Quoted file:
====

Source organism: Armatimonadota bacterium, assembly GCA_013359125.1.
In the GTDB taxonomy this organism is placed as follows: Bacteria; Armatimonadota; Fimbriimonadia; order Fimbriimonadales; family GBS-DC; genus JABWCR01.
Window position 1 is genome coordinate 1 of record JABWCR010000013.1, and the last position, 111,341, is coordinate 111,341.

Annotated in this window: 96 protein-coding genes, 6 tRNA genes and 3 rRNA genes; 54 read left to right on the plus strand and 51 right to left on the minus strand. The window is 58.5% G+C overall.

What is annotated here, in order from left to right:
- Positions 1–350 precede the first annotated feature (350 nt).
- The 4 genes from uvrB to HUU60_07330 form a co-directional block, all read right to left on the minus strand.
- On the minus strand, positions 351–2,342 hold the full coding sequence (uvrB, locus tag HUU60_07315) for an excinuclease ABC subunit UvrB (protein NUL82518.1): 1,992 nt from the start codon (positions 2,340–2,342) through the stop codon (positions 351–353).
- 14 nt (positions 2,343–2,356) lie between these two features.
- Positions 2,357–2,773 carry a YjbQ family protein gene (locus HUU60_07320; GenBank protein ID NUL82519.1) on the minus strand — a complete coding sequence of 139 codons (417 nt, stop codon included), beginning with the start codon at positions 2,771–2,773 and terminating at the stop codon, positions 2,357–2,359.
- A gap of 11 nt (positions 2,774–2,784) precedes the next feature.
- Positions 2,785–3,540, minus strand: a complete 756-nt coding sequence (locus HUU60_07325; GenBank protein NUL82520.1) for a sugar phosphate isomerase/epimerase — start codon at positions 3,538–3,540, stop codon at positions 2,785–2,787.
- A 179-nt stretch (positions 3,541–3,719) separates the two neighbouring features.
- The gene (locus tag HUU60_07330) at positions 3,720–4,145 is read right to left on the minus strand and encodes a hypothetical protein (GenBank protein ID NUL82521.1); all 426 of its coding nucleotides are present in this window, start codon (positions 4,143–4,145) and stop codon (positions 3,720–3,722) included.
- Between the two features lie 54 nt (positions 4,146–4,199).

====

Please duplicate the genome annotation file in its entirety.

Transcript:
Source organism: Armatimonadota bacterium, assembly GCA_013359125.1.
In the GTDB taxonomy this organism is placed as follows: Bacteria; Armatimonadota; Fimbriimonadia; order Fimbriimonadales; family GBS-DC; genus JABWCR01.
Window position 1 is genome coordinate 1 of record JABWCR010000013.1, and the last position, 111,341, is coordinate 111,341.

Annotated in this window: 96 protein-coding genes, 6 tRNA genes and 3 rRNA genes; 54 read left to right on the plus strand and 51 right to left on the minus strand. The window is 58.5% G+C overall.

What is annotated here, in order from left to right:
- Positions 1–350 precede the first annotated feature (350 nt).
- The 4 genes from uvrB to HUU60_07330 form a co-directional block, all read right to left on the minus strand.
- On the minus strand, positions 351–2,342 hold the full coding sequence (uvrB, locus tag HUU60_07315) for an excinuclease ABC subunit UvrB (protein NUL82518.1): 1,992 nt from the start codon (positions 2,340–2,342) through the stop codon (positions 351–353).
- 14 nt (positions 2,343–2,356) lie between these two features.
- Positions 2,357–2,773 carry a YjbQ family protein gene (locus HUU60_07320; GenBank protein ID NUL82519.1) on the minus strand — a complete coding sequence of 139 codons (417 nt, stop codon included), beginning with the start codon at positions 2,771–2,773 and terminating at the stop codon, positions 2,357–2,359.
- A gap of 11 nt (positions 2,774–2,784) precedes the next feature.
- Positions 2,785–3,540, minus strand: a complete 756-nt coding sequence (locus HUU60_07325; GenBank protein NUL82520.1) for a sugar phosphate isomerase/epimerase — start codon at positions 3,538–3,540, stop codon at positions 2,785–2,787.
- A 179-nt stretch (positions 3,541–3,719) separates the two neighbouring features.
- The gene (locus tag HUU60_07330) at positions 3,720–4,145 is read right to left on the minus strand and encodes a hypothetical protein (GenBank protein ID NUL82521.1); all 426 of its coding nucleotides are present in this window, start codon (positions 4,143–4,145) and stop codon (positions 3,720–3,722) included.
- Between the two features lie 54 nt (positions 4,146–4,199).